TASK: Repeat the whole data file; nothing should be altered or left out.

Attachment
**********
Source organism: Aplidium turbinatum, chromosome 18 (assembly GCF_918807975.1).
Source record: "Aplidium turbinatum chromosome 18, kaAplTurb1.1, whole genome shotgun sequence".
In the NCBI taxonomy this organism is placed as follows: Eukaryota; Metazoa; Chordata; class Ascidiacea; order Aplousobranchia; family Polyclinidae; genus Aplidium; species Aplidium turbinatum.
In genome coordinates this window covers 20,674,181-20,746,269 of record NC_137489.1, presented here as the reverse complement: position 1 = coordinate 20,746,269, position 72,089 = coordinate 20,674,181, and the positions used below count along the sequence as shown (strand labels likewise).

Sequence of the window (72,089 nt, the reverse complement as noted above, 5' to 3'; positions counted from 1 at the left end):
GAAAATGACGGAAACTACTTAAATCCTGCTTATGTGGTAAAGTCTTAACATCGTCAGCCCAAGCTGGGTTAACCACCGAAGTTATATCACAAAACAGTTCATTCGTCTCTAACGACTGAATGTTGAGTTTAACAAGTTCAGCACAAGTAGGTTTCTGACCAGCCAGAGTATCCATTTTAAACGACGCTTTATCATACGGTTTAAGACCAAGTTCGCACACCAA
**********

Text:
Source organism: Aplidium turbinatum, chromosome 18 (assembly GCF_918807975.1).
Source record: "Aplidium turbinatum chromosome 18, kaAplTurb1.1, whole genome shotgun sequence".
In the NCBI taxonomy this organism is placed as follows: Eukaryota; Metazoa; Chordata; class Ascidiacea; order Aplousobranchia; family Polyclinidae; genus Aplidium; species Aplidium turbinatum.
In genome coordinates this window covers 20,674,181-20,746,269 of record NC_137489.1, presented here as the reverse complement: position 1 = coordinate 20,746,269, position 72,089 = coordinate 20,674,181, and the positions used below count along the sequence as shown (strand labels likewise).

Sequence of the window (72,089 nt, the reverse complement as noted above, 5' to 3'; positions counted from 1 at the left end):
GAAAATGACGGAAACTACTTAAATCCTGCTTATGTGGTAAAGTCTTAACATCGTCAGCCCAAGCTGGGTTAACCACCGAAGTTATATCACAAAACAGTTCATTCGTCTCTAACGACTGAATGTTGAGTTTAACAAGTTCAGCACAAGTAGGTTTCTGACCAGCCAGAGTATCCATTTTAAACGACGCTTTATCATACGGTTTAAGACCAAGTTCGCACACCAA